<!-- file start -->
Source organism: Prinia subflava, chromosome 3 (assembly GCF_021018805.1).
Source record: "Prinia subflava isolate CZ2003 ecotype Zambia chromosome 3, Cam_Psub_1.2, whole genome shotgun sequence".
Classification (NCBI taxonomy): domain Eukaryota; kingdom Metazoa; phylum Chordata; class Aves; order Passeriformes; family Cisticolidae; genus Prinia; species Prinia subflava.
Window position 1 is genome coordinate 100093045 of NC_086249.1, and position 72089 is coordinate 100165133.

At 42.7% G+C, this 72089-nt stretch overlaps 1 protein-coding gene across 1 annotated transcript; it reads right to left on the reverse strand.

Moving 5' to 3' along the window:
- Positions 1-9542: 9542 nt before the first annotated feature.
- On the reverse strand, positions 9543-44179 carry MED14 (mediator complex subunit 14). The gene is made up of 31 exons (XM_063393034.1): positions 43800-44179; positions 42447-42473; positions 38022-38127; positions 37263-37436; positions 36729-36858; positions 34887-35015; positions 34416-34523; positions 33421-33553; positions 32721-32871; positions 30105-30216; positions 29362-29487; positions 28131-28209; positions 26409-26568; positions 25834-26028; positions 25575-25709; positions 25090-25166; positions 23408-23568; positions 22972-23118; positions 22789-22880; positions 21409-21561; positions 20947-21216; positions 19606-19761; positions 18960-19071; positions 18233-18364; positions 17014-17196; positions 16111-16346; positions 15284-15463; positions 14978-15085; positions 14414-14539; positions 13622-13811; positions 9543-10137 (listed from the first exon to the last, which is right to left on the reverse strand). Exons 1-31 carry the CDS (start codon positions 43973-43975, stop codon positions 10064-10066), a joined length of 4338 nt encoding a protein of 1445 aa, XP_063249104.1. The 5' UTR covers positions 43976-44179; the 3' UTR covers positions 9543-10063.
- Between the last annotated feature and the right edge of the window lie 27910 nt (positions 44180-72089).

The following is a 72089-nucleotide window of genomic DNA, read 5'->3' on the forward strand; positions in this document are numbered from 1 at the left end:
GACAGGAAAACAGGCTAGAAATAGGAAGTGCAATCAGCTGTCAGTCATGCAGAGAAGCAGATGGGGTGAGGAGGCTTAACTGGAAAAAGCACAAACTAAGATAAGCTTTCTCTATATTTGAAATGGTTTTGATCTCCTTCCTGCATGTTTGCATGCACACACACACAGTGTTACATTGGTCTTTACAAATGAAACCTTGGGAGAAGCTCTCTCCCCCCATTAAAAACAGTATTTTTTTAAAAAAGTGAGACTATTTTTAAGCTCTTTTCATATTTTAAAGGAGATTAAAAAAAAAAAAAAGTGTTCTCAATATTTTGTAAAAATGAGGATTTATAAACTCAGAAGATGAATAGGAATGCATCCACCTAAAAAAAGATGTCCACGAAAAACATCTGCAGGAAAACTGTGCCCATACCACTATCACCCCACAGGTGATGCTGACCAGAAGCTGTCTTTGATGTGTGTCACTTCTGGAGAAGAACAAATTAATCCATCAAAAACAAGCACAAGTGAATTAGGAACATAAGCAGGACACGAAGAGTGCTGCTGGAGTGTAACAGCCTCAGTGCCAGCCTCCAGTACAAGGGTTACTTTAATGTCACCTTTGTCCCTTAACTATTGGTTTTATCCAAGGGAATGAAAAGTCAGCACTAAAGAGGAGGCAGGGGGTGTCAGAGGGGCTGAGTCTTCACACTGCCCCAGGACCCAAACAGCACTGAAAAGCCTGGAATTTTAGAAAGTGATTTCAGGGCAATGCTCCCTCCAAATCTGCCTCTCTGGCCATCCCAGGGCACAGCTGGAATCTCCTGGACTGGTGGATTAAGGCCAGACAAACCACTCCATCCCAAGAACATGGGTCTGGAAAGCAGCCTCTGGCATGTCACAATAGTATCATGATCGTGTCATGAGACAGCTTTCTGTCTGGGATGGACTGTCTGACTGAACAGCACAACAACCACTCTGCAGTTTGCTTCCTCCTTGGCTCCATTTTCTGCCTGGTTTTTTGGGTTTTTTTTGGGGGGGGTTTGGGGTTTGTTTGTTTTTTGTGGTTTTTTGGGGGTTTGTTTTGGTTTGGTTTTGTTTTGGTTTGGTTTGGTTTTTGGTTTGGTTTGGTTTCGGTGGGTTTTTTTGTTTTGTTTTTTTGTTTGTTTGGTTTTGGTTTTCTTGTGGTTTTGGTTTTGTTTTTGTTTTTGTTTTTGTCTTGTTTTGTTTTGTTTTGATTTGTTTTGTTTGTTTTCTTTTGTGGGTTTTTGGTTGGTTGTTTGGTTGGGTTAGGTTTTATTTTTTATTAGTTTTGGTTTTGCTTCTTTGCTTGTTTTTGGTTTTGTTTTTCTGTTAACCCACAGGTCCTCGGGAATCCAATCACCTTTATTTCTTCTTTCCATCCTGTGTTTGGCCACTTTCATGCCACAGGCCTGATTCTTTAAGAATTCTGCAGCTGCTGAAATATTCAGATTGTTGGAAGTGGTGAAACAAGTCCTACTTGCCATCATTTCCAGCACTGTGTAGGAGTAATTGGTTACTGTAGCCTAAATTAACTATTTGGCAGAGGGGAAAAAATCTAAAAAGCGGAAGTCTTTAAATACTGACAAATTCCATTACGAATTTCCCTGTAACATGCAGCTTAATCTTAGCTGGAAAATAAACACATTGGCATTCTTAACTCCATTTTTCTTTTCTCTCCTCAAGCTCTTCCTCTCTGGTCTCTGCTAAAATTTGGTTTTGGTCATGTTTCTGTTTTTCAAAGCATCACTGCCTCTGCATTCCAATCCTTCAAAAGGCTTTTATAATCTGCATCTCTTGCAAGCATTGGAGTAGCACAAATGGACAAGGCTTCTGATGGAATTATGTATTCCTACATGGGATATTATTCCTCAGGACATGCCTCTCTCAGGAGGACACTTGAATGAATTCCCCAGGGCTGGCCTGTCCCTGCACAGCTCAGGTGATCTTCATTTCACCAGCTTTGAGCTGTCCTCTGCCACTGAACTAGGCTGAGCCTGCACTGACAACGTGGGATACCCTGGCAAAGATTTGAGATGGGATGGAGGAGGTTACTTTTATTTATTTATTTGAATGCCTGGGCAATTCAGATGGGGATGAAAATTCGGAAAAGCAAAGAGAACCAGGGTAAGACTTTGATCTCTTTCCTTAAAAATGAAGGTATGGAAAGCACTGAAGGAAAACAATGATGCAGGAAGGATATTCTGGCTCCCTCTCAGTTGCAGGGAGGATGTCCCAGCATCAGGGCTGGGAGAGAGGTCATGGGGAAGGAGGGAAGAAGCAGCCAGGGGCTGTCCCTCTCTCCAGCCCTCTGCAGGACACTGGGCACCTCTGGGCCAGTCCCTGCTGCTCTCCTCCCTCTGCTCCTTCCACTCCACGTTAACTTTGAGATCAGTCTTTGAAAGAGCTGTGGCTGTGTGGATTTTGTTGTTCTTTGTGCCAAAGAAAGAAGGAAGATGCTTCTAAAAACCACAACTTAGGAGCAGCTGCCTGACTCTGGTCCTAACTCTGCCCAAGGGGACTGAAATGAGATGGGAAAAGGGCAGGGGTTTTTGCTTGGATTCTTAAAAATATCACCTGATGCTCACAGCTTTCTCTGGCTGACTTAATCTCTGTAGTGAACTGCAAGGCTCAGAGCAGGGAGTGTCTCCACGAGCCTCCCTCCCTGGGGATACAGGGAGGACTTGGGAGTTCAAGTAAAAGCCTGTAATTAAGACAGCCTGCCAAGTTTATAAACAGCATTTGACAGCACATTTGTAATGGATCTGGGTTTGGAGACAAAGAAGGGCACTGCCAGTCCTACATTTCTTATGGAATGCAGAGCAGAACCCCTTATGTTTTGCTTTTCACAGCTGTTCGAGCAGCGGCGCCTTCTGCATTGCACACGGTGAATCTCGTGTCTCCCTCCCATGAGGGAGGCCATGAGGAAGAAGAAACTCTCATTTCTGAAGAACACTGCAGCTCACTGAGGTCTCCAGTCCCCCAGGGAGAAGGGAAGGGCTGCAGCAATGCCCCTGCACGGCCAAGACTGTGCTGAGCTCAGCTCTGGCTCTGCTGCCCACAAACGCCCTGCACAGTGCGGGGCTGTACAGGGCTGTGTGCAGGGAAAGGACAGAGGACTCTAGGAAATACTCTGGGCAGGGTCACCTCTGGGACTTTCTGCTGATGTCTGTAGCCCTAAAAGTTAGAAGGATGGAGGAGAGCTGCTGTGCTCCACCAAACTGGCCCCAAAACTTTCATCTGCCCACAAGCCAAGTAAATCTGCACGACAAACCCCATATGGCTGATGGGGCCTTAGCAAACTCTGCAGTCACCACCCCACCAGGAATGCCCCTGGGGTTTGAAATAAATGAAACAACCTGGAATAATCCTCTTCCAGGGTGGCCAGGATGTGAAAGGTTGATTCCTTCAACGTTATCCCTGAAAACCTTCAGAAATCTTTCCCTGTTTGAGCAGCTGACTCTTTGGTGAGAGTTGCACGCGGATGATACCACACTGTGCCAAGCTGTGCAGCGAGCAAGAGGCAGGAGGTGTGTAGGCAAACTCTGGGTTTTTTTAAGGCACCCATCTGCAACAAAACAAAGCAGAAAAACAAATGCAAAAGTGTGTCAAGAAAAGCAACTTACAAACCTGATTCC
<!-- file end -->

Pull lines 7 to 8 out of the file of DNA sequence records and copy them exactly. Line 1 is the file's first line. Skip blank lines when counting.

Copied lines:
- Positions 1-9542: 9542 nt before the first annotated feature.
- On the reverse strand, positions 9543-44179 carry MED14 (mediator complex subunit 14). The gene is made up of 31 exons (XM_063393034.1): positions 43800-44179; positions 42447-42473; positions 38022-38127; positions 37263-37436; positions 36729-36858; positions 34887-35015; positions 34416-34523; positions 33421-33553; positions 32721-32871; positions 30105-30216; positions 29362-29487; positions 28131-28209; positions 26409-26568; positions 25834-26028; positions 25575-25709; positions 25090-25166; positions 23408-23568; positions 22972-23118; positions 22789-22880; positions 21409-21561; positions 20947-21216; positions 19606-19761; positions 18960-19071; positions 18233-18364; positions 17014-17196; positions 16111-16346; positions 15284-15463; positions 14978-15085; positions 14414-14539; positions 13622-13811; positions 9543-10137 (listed from the first exon to the last, which is right to left on the reverse strand). Exons 1-31 carry the CDS (start codon positions 43973-43975, stop codon positions 10064-10066), a joined length of 4338 nt encoding a protein of 1445 aa, XP_063249104.1. The 5' UTR covers positions 43976-44179; the 3' UTR covers positions 9543-10063.